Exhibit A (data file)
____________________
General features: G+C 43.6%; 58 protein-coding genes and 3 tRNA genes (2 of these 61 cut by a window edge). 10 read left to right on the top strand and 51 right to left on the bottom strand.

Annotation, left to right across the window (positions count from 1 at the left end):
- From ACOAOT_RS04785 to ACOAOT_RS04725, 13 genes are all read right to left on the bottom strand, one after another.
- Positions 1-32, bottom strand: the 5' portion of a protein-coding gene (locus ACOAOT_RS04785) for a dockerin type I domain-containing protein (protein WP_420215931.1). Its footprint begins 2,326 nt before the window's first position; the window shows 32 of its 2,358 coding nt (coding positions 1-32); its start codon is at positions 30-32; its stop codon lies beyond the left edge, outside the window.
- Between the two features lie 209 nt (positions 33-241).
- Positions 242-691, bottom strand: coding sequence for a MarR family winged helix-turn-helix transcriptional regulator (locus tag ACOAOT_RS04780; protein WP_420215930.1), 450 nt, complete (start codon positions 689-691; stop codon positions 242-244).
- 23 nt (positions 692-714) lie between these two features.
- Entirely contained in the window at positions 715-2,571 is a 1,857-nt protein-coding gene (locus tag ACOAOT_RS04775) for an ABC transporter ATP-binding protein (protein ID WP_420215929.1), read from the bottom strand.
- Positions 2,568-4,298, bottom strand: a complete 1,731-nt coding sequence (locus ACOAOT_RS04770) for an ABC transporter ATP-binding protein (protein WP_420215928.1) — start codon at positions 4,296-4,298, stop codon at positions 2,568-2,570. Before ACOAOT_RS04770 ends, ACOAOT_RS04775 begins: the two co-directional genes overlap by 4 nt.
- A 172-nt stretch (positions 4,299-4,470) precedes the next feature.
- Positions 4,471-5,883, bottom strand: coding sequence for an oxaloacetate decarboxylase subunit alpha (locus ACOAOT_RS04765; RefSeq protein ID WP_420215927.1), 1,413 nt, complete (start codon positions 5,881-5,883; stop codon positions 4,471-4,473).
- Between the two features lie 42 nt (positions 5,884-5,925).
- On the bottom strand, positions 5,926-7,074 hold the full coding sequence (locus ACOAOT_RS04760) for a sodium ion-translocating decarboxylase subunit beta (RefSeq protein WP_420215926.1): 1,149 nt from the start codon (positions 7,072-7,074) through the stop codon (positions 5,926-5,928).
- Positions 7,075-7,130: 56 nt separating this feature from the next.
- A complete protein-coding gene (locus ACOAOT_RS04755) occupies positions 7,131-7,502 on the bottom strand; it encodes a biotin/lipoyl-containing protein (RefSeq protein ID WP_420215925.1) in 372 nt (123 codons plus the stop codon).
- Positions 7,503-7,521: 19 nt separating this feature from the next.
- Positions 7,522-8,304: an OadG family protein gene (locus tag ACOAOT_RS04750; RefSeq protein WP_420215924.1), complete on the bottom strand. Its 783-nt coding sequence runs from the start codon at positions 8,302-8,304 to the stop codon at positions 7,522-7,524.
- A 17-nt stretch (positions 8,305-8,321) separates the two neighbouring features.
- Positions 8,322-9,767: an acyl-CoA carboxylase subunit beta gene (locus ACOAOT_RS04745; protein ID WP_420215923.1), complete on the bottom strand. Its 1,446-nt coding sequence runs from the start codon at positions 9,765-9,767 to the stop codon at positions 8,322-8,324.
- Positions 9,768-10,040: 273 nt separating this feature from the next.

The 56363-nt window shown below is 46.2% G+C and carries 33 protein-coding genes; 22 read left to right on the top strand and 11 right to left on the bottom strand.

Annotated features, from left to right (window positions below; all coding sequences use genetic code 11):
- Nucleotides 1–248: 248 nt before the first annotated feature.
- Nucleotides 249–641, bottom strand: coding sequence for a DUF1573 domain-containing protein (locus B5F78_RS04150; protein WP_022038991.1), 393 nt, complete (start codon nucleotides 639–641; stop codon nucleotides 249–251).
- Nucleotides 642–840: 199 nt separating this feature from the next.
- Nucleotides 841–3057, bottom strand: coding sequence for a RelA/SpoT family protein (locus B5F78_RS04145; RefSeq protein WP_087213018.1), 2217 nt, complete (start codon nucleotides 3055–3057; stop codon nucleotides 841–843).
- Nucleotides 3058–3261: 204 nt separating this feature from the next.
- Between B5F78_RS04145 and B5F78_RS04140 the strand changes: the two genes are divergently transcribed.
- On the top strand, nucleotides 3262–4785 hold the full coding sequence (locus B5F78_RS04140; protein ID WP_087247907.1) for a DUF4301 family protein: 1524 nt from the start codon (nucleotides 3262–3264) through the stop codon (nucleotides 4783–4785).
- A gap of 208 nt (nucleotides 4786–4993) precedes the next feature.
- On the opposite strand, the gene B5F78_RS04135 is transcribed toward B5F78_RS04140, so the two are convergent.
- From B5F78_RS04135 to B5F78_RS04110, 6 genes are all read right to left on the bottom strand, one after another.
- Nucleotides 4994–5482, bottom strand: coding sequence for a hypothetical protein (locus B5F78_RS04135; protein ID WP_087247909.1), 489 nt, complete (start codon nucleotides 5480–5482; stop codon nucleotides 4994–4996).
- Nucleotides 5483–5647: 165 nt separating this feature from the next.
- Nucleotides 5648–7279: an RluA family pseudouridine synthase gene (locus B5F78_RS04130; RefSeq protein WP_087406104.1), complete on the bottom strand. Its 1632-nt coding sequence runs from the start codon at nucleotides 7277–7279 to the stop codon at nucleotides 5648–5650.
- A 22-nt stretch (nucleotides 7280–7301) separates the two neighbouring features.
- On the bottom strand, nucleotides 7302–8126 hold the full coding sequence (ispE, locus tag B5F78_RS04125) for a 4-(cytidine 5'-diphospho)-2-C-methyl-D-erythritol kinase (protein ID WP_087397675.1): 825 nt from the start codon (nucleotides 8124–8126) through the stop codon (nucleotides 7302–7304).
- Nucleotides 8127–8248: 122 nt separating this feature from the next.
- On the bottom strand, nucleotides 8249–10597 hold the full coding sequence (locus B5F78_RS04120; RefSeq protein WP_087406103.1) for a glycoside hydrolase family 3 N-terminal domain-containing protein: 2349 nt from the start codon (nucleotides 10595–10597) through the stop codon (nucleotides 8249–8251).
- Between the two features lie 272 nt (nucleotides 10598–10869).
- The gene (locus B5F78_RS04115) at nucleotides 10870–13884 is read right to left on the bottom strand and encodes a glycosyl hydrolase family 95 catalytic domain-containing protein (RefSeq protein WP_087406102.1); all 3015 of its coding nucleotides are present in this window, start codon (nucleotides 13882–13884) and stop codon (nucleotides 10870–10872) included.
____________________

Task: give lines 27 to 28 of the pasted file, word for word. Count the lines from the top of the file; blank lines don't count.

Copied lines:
- Nucleotides 3058–3261: 204 nt separating this feature from the next.
- Between B5F78_RS04145 and B5F78_RS04140 the strand changes: the two genes are divergently transcribed.